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🎧 Episode 011 – Surveillance Capitalism and Digital Redlining | Media and the End of the World Podcast

Listened to Episode 011 – Surveillance Capitalism and Digital Redlining by Adam Croom and Ralph Beliveau from Media and the End of the World Podcast

We are joined by Chris Gilliard, Professor of English at Macomb Community College. His scholarship concentrates on privacy, institutional tech policy, digital redlining, and the re-inventions of discriminatory practices through data mining and algorithmic decision-making, especially as these apply to college students. He is currently developing a project that looks at how popular misunderstandings of mathematical concepts create the illusions of fairness and objectivity in student analytics, predictive policing, and hiring practices. Follow him on Twitter at @hypervisible.

Show Notes

An interesting episode on surveillance capitalism and redlining.

I’m a bit surprised to find that I’ve been blocked by Chris Gilliard (@hypervisible) on Twitter. I hope I haven’t done or said anything in particular to have offended him. More likely I may have been put on a block list to which he’s subscribed?? Just not sure. I’ll have to follow him from another account as I’m really interested in his research particularly as it applies to fixing these areas within the edtech space and applications using IndieWeb principles. I think this may be the first instance that I’ve gone to someone’s account to notice that I’ve been blocked.

Published by

Chris Aldrich

I'm a biomedical and electrical engineer with interests in information theory, complexity, evolution, genetics, signal processing, IndieWeb, theoretical mathematics, and big history. I'm also a talent manager-producer-publisher in the entertainment industry with expertise in representation, distribution, finance, production, content delivery, and new media.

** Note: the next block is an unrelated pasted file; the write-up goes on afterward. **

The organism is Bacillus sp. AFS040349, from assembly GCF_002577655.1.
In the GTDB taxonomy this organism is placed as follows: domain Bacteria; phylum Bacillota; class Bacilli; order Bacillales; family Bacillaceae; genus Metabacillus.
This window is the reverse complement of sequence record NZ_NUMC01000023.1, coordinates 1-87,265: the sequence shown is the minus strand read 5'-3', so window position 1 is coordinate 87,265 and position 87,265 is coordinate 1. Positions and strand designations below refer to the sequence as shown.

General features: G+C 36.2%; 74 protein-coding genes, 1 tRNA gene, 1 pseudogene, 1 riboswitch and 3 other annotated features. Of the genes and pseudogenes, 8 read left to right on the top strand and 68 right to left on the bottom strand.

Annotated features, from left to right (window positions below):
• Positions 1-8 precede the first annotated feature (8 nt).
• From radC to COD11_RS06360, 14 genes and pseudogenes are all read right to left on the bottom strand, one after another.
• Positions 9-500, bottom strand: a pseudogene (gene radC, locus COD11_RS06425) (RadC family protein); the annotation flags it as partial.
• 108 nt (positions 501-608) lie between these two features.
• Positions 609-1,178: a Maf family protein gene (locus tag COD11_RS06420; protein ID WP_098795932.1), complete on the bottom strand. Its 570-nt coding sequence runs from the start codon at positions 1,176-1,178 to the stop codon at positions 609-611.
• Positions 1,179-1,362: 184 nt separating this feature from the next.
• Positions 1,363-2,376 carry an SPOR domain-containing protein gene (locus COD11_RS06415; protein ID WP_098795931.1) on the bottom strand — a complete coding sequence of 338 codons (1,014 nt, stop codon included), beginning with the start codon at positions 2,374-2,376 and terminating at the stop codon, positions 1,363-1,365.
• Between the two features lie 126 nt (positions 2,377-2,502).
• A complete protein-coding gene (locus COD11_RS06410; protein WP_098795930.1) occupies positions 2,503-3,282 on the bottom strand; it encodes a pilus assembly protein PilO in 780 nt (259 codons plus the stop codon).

10 thoughts on “🎧 Episode 011 – Surveillance Capitalism and Digital Redlining | Media and the End of the World Podcast”

  1. People get blocked for all sorts of reasons. Don’t take it personally. I’ve muted and unmuted a few here and there just because of the volume of tweets from time to time.

    Usually brands who are excessively targeting me with ads every half scroll.

    1. Thanks Joe. I’ll have to write up some thoughts about how some of the blocking, muting pieces work and might dovetail into the Vouch extension of the Webmention spec. Wide scale block lists can be a brutal tool if not implemented properly.

      I’m sure there are a few I’m following who have quietly muted me or blocked me along the way, I’m just blissfully unaware, but I’m also less informed as a result, particularly in cases like this for thought leaders in areas I think are dramatically important to greater society.

      I’m reminded by how much I miss having as a tool, though I think Twitter now supports that sort of muting natively now.

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  2. I once had someone block me on G+. Turns out they frequently did it to others as well. I suspect that was their method to limit notifications. A lot of people are still confused by social media platforms. Partly because they’re on several and all do things differently.

    1. Given Dr. Gilliard’s areas of expertise in areas like institutional tech policy, digital redlining, re-inventions of discriminatory practices through data mining and algorithmic decision-making, etc. I highly doubt it’s a simple explanation. If it wasn’t purposeful, it’s something incredible subtle.

      If we discuss it further, I recommend you do it on a separate thread so as not to continue @’ing him in our little canoe.

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  3. From the archives, but apropos for #Domains19: A great podcast episode on surveillance capitalism from
    @acroom, @ralphbeliveau & @hypervisible

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